All this prompts me to consider how my own actions affect who I am and who I’m becoming. Actions and behaviors are important, not because the action is good or bad, but because they have an effect on who I am and who I am becoming. Many of us adore the Savior, but too often we fail to emulate him. This doesn’t mean we are to do exactly the same things He did while in mortality, rather, we are to become who He has been throughout all of eternity- Love. It is apparent in my own life that as my heart turns away from God so do my behaviors. This turning away, facilitates a type of spiritual blindness where I am no longer able to see things “as they really are.” Sin clouds my vision and my ability to discern truth from error. When I turn away from the Savior I am no longer increasing my discipleship but decreasing my acceptance of His love and moral influence.
Here is a better way to look at this issue. From Elder Oaks:
“the Final Judgment is not just an evaluation of a sum total of good and evil acts—what we have done. It is an acknowledgment of the final effect of our acts and thoughts—what we have become. It is not enough for anyone just to go through the motions. The commandments, ordinances, and covenants of the gospel are not a list of deposits required to be made in some heavenly account. The gospel of Jesus Christ is a plan that shows us how to become what our Heavenly Father desires us to become.
“The gospel challenges us to be “converted,” which requires us to do and to become.” (Oaks. Nov. 2000)
“Of course, worthwhile doing enhances our character and capacity, but mortal circumstances and opportunities differ so greatly. But amid these differences, we can still become more like Christ in our capacity to be–more loving, meek, patient, and submissive.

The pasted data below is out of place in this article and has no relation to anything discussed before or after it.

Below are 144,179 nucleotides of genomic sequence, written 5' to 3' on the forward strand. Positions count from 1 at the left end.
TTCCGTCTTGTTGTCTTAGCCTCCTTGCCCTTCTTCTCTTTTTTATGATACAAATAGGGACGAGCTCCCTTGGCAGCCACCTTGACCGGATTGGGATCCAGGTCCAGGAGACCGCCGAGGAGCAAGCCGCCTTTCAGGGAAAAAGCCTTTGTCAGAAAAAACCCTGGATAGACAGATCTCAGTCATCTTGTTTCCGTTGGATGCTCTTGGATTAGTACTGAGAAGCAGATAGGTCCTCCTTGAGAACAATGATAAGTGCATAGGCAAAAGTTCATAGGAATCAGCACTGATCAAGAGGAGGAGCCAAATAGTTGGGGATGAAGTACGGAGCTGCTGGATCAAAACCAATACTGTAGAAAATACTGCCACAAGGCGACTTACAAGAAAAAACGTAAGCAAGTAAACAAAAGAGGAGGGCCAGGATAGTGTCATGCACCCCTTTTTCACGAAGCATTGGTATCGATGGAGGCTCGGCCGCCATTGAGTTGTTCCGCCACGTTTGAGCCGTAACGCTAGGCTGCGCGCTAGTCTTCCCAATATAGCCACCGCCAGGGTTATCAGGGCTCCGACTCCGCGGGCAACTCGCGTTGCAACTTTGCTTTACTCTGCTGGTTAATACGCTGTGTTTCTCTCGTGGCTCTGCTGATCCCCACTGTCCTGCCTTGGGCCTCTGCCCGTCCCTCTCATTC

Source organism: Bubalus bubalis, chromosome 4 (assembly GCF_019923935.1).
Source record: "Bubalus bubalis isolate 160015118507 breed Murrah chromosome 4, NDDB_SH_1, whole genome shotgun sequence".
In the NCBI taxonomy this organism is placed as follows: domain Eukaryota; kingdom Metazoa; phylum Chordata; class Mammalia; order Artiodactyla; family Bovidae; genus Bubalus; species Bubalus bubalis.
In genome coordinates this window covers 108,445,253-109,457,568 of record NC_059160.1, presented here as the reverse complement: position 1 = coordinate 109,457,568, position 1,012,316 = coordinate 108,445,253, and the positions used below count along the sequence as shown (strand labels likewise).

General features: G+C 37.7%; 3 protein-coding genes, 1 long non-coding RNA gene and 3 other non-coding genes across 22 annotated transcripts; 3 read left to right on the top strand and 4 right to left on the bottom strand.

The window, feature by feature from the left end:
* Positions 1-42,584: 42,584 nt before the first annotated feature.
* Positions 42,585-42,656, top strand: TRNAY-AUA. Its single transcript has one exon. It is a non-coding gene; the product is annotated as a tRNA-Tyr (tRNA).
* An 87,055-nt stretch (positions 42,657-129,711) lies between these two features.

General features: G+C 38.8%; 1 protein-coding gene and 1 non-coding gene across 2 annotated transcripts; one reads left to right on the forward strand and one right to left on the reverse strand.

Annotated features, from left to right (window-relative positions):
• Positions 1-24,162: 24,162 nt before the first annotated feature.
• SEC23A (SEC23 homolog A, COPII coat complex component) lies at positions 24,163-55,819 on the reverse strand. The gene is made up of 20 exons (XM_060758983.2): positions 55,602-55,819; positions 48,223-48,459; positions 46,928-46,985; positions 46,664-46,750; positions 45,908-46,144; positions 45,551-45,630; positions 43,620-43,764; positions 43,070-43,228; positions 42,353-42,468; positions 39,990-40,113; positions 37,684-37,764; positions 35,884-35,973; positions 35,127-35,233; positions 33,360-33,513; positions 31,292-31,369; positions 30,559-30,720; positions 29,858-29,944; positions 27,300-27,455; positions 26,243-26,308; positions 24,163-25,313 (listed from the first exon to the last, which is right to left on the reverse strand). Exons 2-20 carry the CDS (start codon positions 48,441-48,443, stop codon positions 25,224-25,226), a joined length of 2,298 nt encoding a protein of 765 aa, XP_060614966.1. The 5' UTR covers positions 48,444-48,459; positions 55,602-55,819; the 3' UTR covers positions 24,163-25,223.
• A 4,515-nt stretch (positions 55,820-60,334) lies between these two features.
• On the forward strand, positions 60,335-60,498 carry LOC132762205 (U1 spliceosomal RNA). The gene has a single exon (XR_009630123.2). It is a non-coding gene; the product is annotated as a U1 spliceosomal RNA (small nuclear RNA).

“God is infinitely more interested in our having a place in His kingdom than with our spot on a mortal organizational chart. We may brood over our personal span of control, but He is concerned with our capacity for self-control. Father wants us to come home, bringing our real resume, ourselves!” (Maxwell. October 2000)
Like the boy walking around on the Lord’s carpet (it was pointed out to me that the Lord’s carpet is exceedingly ugly) we all exist in a multi-dimensional mortal realm where the Lord is indeed the author of a compressed curriculum. Ultimately, the Lord’s side of the line is nothing more than an infinite continuum that expands into every direction and dimension in the Universe. We should focus less on what we are doing and more on what we are becoming. This is conversion, and it happens over and over. The most common byproduct of true conversion is an intense love that is focused outward not inward. Therefore, becoming like God has little to do with our actions and more to do with the level of our conversion. It is not our actions that allow us to enter the presence of the Lord, rather, it is who we are.
The Salt Lake Temple is a wonderful symbol of conversion. I sit down, I learn a little, I make covenants and then I move forward. From room to room I move forward and upwards. Always learning. Always growing. Always becoming. Until I can at last present to the Lord the correct tokens, names, and signs of the Priesthood– which are written on my heart…not my hands.